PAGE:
Smilla (Julia Ormond) is a Greenlandic immigrant living in Copenhagen. When a young boy living in her apartment building is found dead, having fallen of the building’s roof, Smilla refuses to accept that it was an accident. Her investigations draw her into what appears to be an international conspiracy involving a prominent doctor (Tom Wilkinson) and the head of a mining company (Richard Harris) conducting mysterious expeditions in Greenland.
The so-called ‘nordic noir’ genre has really fired up both book readers and film and television viewers in recent years. Audiences have lapped up these dark, aesthetically miserable crime stories set and produced in a variety of Scandinavian countries. Most people would likely point to Stieg Larsson’s phenomenally successful The Girl With the Dragon Tattoo as the original work that kickstarted the craze, and in a fully mainstream sense I suppose that it did. Those with slightly longer memories, however, will remember that it had its antecedents, and one of the most prominent of those was Peter Høeg’s 1992 novel Miss Smilla’s Feeling for Snow. It was an international literary success, and like many such literary successes it soon inspired its own feature film adaptation: in this case Bille August’s 1997 thriller Smilla’s Sense of Snow.
Julia Ormond does a sensational job playing Smilla, a Greenlandic women taken to Denmark as a child following the death of her mother. Greenland has never left her: she craves its vast, frozen spaces, and has made an entire career out of being a scientist specialising in snow. She has also befriended Isaiah, a sickly boy that lived in the Copenhagen apartment below hers. When his dead body is found on the street, with his footprints showing him running to the edge before falling, the police seem set on writing off the death as an accident. Smilla, seeing the footprints in the snow, wants to know from what Isaiah was running when he fell.
Smilla’s investigation puts her in immediate conflict with not only the Copenhagen police but also the shadowy Greenland Mining company, who do not take kindly to their financial investments being threatened by her questioning. As a relatively blunt, anti-social and obsessive woman, Smilla dives headlong into quite serious trouble – before long her very life is at risk. She is a wonderful character, and you can clearly see her influence over the likes of Lisbeth Salander: a deeply unhappy past, an inability to trust others, a dogged refusal to quit, and a tendency to ignore social niceties when she is hunting down the truth. Ormond does a wonderful job of playing the character, striking an effective balance between strength and vulnerability.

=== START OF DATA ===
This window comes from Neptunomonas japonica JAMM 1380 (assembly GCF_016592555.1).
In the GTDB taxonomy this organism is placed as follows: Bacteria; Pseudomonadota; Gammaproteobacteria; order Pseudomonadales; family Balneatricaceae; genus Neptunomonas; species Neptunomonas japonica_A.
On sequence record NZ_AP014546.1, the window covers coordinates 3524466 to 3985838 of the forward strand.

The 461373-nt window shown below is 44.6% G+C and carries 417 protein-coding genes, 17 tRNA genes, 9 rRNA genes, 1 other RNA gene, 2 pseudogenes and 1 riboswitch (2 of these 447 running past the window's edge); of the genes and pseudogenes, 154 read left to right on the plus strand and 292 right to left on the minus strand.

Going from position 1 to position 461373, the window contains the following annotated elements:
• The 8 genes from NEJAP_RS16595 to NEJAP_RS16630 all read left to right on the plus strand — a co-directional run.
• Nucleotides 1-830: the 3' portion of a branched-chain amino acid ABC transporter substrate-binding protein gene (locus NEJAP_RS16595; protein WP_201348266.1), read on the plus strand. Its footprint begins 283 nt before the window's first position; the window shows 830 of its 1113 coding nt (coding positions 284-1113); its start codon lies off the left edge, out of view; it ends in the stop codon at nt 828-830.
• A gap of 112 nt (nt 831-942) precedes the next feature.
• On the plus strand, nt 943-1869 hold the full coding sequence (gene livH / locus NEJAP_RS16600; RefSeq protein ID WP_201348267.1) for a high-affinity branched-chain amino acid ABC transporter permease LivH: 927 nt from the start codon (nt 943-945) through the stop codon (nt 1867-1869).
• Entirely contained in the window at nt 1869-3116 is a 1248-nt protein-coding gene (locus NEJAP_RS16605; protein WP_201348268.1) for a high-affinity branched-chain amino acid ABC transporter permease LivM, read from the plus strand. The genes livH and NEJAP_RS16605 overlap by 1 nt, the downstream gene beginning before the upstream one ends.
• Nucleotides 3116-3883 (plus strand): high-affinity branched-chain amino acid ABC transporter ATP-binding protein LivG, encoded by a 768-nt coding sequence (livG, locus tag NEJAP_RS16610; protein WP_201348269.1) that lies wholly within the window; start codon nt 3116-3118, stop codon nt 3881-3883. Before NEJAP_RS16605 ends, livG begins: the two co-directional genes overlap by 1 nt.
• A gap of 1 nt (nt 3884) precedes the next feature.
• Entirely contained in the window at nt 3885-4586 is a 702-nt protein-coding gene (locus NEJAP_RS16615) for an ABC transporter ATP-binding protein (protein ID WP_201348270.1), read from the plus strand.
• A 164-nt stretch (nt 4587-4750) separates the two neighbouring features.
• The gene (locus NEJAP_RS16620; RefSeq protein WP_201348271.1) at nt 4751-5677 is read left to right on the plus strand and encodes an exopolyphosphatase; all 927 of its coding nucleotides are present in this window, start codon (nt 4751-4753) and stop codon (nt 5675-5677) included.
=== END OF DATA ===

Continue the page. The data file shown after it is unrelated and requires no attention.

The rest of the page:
The film boasts a remarkable range of supporting actors, almost all of whom are men – another thing with which Smilla’s Sense of Snow holds a similarity to Larsson’s trilogy. What is even more odd is just how many of them are British character actors, including Richard Harris, Jim Broadbent, Tom Wilkinson, Bob Peck and a surprisingly young and foppish Peter Capaldi. Also co-starring is Gabriel Byrne as Smilla’s other neighbour, an awkward and stuttering mechanic who seems increasingly untrustworthy as the film goes on.
The film looks fantastic, thanks to some great Arctic scenery and effective photography by DOP Jörgen Persson. The musical score, by Harry Gregson-Williams and Hans Zimmer, is stunning. It is one of the best 1990 scores by either composer. The pace and tone is gripping and bleak, and altogether it forms a hugely entertaining and mature thriller.
What a pity, then, that the film’s third act feels so jarring against the preceding hour and a half. When confined to the city, and with Smilla filled with questions but no answers, the film is excellent. Once it reaches its climax, with Smilla boarding an icebreaker ship for a Greenland mine site, it all seems to lose complexity and effectiveness. There is an unexpected shift towards a light sort of science fiction, which actually works surprisingly well, but the answers Smilla gets feel annoyingly simple and direct, and the actual finale rather truncated and convenient. Thankfully the style established so well in the earlier part of the film do hold, papering over the cracks in the walls somewhat, but it is a slightly frustrating way for the film to end.
Despite its faults, Smilla’s Sense of Snow is a strong and entertaining feature; one that seemed a little overlooked by audiences at the time. Twenty years later it feels due for a small reappraisal and a revival, and a proper acknowledgement of both the film and the novel’s influence over its genre.